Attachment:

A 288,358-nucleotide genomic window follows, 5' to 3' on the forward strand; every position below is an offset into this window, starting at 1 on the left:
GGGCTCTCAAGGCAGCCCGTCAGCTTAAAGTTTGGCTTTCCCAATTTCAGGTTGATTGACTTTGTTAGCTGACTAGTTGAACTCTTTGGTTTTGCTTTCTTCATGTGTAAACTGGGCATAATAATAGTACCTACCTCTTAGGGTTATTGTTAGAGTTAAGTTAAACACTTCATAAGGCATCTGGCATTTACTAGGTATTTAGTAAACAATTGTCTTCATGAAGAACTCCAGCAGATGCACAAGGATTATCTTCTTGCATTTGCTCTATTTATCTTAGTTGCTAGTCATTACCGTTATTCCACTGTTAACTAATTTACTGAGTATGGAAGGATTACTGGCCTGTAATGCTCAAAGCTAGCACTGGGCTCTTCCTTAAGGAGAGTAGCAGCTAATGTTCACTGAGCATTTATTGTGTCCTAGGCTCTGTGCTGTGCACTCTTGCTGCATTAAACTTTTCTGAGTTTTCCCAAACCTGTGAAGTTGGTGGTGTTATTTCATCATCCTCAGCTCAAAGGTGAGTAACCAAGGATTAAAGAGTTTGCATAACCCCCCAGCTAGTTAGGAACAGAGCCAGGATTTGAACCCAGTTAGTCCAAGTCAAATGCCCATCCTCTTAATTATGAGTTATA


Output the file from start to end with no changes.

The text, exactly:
A 288,358-nucleotide genomic window follows, 5' to 3' on the forward strand; every position below is an offset into this window, starting at 1 on the left:
GGGCTCTCAAGGCAGCCCGTCAGCTTAAAGTTTGGCTTTCCCAATTTCAGGTTGATTGACTTTGTTAGCTGACTAGTTGAACTCTTTGGTTTTGCTTTCTTCATGTGTAAACTGGGCATAATAATAGTACCTACCTCTTAGGGTTATTGTTAGAGTTAAGTTAAACACTTCATAAGGCATCTGGCATTTACTAGGTATTTAGTAAACAATTGTCTTCATGAAGAACTCCAGCAGATGCACAAGGATTATCTTCTTGCATTTGCTCTATTTATCTTAGTTGCTAGTCATTACCGTTATTCCACTGTTAACTAATTTACTGAGTATGGAAGGATTACTGGCCTGTAATGCTCAAAGCTAGCACTGGGCTCTTCCTTAAGGAGAGTAGCAGCTAATGTTCACTGAGCATTTATTGTGTCCTAGGCTCTGTGCTGTGCACTCTTGCTGCATTAAACTTTTCTGAGTTTTCCCAAACCTGTGAAGTTGGTGGTGTTATTTCATCATCCTCAGCTCAAAGGTGAGTAACCAAGGATTAAAGAGTTTGCATAACCCCCCAGCTAGTTAGGAACAGAGCCAGGATTTGAACCCAGTTAGTCCAAGTCAAATGCCCATCCTCTTAATTATGAGTTATA